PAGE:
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World Headlines: NSA Spying In Spain; Jamaica Eyes Pot Law

The U.S. ambassador to Spain, James Costos, leaves the Spanish Foreign Ministry after being summoned to a meeting in Madrid on Monday. He was called in following reports that the NSA was tracking millions of phone calls in Spain.
Juan Medina
Reuters /Landov
The U.S. ambassador to Spain, James Costos, leaves the Spanish Foreign Ministry after being summoned to a meeting in Madrid on Monday. He was called in following reports that the NSA was tracking millions of phone calls in Spain.

Spain, El Pais

We begin this Monday with more spying by the National Security Agency on U.S. allies. The country is different this time — Spain — but the reaction isn't.

The NSA tracked 60 million Spanish phone calls between Dec. 10, 2012, and Jan. 8, the newspaper reported, citing the work of Glenn Greenwald, the reporter who has revealed details of much of the agency's surveillance activity.

The newspaper said the agency collected metadata from the calls — the phone numbers involved, their locations, the duration of the calls and the serial numbers of the phones used. The data did not include the content of the calls.

The U.S. ambassador to Spain, James Costos, was summoned to the Spanish Foreign Ministry over earlier disclosures that the U.S. was spying on Spanish citizens and officials. The new revelations come a week after publications in France and Germany reported widespread NSA spying on citizens of those countries as well as German Chancellor Angela Merkel.

A parliamentary delegation from the European Union is to meet officials in Washington on Monday to discuss the NSA's activities and convey its members' concerns.

South Africa, The Star

South Africa also has concerns about U.S. security procedures. The country's former housing minister, Tokyo Sexwale, was briefly detained in New York last week because his name was on a U.S. terrorist watch list.

"[His] name was still on a list of people banned in America," the newspaper reported. "The apartheid regime classified the [African National Congress], of which Sexwale is a member, as a terrorist organization until its unbanning in 1990. Former anti-apartheid activists, including Nelson Mandela, had been banned from the U.S. The ban was lifted in the late 1990s, but not everyone was removed from the list."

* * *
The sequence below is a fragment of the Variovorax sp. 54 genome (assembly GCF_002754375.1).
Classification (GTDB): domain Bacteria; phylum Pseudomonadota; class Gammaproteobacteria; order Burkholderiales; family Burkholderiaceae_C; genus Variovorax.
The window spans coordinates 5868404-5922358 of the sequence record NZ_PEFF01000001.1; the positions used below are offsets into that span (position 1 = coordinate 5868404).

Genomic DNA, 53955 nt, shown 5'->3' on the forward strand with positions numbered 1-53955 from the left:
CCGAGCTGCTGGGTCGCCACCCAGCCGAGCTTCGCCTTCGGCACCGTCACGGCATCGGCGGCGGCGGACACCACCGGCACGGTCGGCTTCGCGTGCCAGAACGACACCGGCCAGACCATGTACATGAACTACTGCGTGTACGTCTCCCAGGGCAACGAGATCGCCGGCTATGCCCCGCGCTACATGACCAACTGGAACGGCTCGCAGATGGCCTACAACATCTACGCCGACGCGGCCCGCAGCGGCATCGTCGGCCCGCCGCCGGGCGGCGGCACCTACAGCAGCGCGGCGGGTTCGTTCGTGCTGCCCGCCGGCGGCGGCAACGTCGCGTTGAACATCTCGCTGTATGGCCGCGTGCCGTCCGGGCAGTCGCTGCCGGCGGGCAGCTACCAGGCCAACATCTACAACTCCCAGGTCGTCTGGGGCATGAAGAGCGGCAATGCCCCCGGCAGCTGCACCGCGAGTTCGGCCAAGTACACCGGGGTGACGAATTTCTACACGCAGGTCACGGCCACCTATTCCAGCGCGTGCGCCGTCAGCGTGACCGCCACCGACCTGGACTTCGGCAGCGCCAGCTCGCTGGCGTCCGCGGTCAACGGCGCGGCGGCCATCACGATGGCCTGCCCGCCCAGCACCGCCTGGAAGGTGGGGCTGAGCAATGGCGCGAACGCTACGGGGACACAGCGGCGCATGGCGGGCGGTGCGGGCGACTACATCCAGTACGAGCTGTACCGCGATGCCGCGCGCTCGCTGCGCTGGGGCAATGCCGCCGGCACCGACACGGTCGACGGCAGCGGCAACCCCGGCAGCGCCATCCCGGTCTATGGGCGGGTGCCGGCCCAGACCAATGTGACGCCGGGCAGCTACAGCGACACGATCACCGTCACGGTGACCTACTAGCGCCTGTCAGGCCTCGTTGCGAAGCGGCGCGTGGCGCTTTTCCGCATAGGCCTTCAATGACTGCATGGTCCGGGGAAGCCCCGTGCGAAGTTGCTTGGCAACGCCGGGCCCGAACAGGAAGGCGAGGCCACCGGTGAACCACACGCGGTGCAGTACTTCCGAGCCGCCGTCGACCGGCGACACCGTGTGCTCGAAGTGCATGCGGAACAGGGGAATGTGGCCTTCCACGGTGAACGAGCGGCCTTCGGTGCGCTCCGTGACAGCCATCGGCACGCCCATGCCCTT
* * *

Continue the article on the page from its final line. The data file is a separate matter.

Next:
A spokesman for the ruling ANC said the South African government would seek to take up the list with President Obama.

Sexwale, the newspaper reported, had told his lawyer to take up the matter with the U.S. Embassy.

India, The Times of India

Questions about security preparedness are being raised a day after several blasts hit a crowd gathered for an election rally held by India's main opposition leader.

Six people died and more than 100 were wounded in the explosions that occurred near a park where Narendra Modi was due to speak. Modi, the prime ministerial candidate for the Hindu nationalist Bharatiya Janata Party, was not in danger. No one has claimed responsibility.

The Times of India said the Bihar state government's "overall attitude to security ... has been found to be wanting."

"Sources said apart from Bihar appearing to be dragging its feet on the security front, there were some deeply entrenched systemic problems with Bihar's security set-up," the newspaper reported."

India is scheduled to hold national elections next year.

Jamaica, Jamaica Observer

The government is examining loosening restrictions on the consumption of marijuana, including for medical and recreational uses.

Justice Minister Sen. Mark Golding made clear, however, that the issue was at the preliminary stages.

"These considerations do not yet represent government policy as they have not been considered by Cabinet," he told the Senate. "Careful examination of the implications of this reform, including the government's international obligations, is being conducted before a submission is made to Cabinet for a policy decision."

Golding's ministry is reviewing a draft paper that will be sent to other ministries and agencies for comment before being submitted to the Cabinet, the newspaper reported.

The Observer reported that the ministry was looking at possession for medical use, research, religious uses and possession of up to 2 ounces for recreational use. It is also considering allowing smoking marijuana in private places.

Copyright 2021 NPR. To see more, visit https://www.npr.org.

Krishnadev Calamur is NPR's deputy Washington editor. In this role, he helps oversee planning of the Washington desk's news coverage. He also edits NPR's Supreme Court coverage. Previously, Calamur was an editor and staff writer at The Atlantic. This is his second stint at NPR, having previously worked on NPR's website from 2008-15. Calamur received an M.A. in journalism from the University of Missouri.
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